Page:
Published February 2009 by Simon and Schuster Adult
Source: bought it for the Omaha Bookworms March read
After two years in a British detention center for immigrants, Little Bee is finally being released along with three other refugees. Each of the girls is carrying a plastic bag with all of their worldly belongings in them. For one of the girls, the bag is empty, in another there are pineapple rings, in a third there is a mass of official documents. In Little Bee's there is a business card and a driver's license belonging to Andrew O'Rourke.
"The African girl they locked up in the immigration detention center, poor child, she never really escaped. In my soul she is still locked up in there, forever, under the fluorescent lights, curled up on the green linoleum floor with her knees tucked up under her chin. And this woman they released from the immigration detention center, this creature that I am, she is a new breed of human. There is nothing natural about me. I was born - no, I was reborn - in captivity."Ten days later, Little Bee rings the door bell at the O'Rourke home, stunning Sarah O'Rourke. Andrew and Sarah had first met Little Bee on a beach in Nigeria while they were on a vacation but neither of them had ever expected to see Little Bee again. All three of them have never forgotten what happened that day.
Have you ever seen the movie "The Crying Game?" Toward the end of that movie there was a major revelation that entirely changed everything. The makers of the movie asked that viewers of the movie not let the secret out and people were astonishingly good about not reveling the secret. This publishers of this book have made a similar request of readers and in the spirit of not spoiling the book for anyone, I'm going not going to give anything more of the plot away. Although I don't think the twist in Little Bee that has been so well guarded is quite as shocking, there are actually a number of surprises in this book.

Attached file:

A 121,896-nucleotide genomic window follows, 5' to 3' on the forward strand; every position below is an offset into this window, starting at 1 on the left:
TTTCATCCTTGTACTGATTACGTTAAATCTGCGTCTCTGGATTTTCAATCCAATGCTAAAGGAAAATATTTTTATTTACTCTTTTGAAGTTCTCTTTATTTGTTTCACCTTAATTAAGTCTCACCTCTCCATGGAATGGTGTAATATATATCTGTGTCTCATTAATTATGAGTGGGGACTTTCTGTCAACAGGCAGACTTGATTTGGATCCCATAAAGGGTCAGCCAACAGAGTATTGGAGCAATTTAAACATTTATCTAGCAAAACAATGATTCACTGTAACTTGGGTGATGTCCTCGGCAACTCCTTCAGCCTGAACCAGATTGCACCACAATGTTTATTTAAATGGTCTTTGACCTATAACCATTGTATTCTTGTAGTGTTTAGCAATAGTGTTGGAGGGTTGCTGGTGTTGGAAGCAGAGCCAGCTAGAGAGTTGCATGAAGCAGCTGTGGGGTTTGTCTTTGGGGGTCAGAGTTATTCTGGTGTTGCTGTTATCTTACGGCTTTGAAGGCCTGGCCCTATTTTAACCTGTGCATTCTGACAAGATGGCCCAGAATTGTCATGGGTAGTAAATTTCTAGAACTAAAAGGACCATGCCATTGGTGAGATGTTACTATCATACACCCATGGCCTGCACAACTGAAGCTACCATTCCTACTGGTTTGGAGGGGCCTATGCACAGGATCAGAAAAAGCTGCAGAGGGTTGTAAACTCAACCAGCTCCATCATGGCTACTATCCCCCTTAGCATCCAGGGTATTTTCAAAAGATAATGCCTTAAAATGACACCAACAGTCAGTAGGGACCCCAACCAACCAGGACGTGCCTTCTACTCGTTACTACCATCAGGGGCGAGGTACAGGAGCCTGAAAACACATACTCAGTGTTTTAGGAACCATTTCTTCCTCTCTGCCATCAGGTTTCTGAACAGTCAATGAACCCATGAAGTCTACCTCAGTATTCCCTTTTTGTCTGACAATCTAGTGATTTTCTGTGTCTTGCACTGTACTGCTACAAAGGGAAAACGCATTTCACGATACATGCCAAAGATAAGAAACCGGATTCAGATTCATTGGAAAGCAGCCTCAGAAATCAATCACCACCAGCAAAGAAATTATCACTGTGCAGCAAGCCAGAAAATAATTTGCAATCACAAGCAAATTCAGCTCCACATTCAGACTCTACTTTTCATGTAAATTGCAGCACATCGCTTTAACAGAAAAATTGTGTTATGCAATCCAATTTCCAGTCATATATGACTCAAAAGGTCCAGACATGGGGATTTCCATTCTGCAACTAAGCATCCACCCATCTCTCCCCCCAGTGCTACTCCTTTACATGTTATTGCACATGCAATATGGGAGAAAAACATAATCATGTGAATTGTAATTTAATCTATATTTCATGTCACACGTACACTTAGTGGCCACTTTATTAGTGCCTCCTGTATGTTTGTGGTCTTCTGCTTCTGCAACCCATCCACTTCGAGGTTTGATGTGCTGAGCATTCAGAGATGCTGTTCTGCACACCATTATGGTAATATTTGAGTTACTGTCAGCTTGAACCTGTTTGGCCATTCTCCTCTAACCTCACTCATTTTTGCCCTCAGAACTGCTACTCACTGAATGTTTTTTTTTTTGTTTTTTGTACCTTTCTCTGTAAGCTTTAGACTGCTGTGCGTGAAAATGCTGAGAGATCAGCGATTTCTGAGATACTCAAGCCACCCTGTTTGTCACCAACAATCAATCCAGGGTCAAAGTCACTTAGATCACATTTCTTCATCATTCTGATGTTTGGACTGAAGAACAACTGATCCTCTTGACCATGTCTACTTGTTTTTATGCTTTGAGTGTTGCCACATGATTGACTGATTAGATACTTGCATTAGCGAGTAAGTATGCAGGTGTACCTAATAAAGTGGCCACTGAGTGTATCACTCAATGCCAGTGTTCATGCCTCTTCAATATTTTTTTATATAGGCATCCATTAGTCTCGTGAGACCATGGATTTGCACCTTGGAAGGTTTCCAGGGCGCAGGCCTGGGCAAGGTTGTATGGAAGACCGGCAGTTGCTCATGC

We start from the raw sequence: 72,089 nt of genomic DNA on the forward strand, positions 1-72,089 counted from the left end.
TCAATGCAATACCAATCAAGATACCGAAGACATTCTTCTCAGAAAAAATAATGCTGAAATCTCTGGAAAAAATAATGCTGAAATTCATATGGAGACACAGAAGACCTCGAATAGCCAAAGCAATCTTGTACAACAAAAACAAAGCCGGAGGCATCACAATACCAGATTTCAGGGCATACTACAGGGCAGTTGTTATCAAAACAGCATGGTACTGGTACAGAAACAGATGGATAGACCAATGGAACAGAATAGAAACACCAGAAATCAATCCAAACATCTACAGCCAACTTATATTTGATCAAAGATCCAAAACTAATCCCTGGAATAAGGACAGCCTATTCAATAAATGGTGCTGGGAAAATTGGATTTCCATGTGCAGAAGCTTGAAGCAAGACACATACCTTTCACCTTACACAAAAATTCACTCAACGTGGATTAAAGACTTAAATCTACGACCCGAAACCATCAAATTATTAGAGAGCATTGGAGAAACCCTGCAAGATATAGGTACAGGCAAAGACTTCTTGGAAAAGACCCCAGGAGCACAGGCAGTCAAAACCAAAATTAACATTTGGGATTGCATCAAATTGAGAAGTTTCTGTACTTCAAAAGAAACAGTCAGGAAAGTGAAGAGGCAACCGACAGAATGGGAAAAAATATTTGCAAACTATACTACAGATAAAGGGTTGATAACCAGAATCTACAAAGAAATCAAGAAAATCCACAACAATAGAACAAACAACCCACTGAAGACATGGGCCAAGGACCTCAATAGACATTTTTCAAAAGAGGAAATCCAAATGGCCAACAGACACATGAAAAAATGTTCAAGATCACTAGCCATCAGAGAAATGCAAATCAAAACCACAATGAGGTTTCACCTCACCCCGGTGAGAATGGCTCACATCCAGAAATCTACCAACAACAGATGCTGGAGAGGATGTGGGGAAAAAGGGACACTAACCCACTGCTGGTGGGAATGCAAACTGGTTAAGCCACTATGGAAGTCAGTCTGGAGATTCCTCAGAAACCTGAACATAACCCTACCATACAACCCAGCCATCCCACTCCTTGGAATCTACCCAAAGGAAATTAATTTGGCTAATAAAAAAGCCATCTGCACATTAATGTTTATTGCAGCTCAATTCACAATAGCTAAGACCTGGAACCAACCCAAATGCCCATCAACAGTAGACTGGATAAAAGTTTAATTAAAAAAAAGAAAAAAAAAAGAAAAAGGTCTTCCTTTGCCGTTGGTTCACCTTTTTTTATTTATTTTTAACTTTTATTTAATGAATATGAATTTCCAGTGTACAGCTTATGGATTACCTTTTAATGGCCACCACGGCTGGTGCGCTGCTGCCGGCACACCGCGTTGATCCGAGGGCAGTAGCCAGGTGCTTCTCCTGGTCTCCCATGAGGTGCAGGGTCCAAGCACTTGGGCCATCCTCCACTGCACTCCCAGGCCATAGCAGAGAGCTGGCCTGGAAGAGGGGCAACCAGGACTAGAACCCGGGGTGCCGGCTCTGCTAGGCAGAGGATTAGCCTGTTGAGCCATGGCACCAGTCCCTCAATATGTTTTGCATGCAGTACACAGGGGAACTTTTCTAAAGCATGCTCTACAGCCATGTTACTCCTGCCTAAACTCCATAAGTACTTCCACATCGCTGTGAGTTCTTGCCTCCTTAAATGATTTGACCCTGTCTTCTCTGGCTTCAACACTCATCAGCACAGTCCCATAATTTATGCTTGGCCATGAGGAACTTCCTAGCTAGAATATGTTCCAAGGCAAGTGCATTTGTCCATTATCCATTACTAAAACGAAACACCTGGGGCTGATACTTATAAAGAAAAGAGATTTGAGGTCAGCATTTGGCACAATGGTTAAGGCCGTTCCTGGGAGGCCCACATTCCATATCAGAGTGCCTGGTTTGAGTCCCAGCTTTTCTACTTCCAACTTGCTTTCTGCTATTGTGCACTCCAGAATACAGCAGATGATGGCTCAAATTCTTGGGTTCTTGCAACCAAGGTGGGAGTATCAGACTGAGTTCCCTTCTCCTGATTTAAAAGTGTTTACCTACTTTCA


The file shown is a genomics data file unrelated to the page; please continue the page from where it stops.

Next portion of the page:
The book is written in alternating first-person narratives by both Little Bee and Sarah and both women bare their souls to the reader. Cleave does a marvelous job of capturing both voices. Occasionally I felt that the book dragged a bit on both sides of the story and I found myself not much liking Sarah, but then I'm sure that Cleave did not intend for his readers to like her. Little Bee's narratives were full of wonderful observations about society that really caught my attention.
"Everything was happiness and singing when I was a little girl. There was plenty of time for it. We did not have hurry. We did not have electricity or fresh water or sadness either, because none of these had been connected to our village yet."I have often thought that all the things we think people in remote villages need are just the things that start causing problems for the villagers.
I've been wanted to read Little Bee since it first came out but finally got to it because the Omaha Bookworms chose it for our March read. In the same paragraph as the above quote, three of us had marked this passage as an example of Cleave's lovely writing.
"I sat in between the roots of my limba tree and I laughed while I watched Nkiruka swinging back and fro, back and fro. The tether of the swing was very long, so it took a long time for her to travel from one end of its swing to the other. It never looked like it was in a rush, that swing. I used to watch it all day long and I never realized that I was watching a pendulum counting down the last seasons of peace in my village."Little Bee was recommended to me by a number of people as an excellent book club read and they were so right. Several of the ladies had not finished the book yet but all were eager to discuss what they had read and all enjoyed the book. Little Bee is not a light nor an easy read but it is a book well worth reading.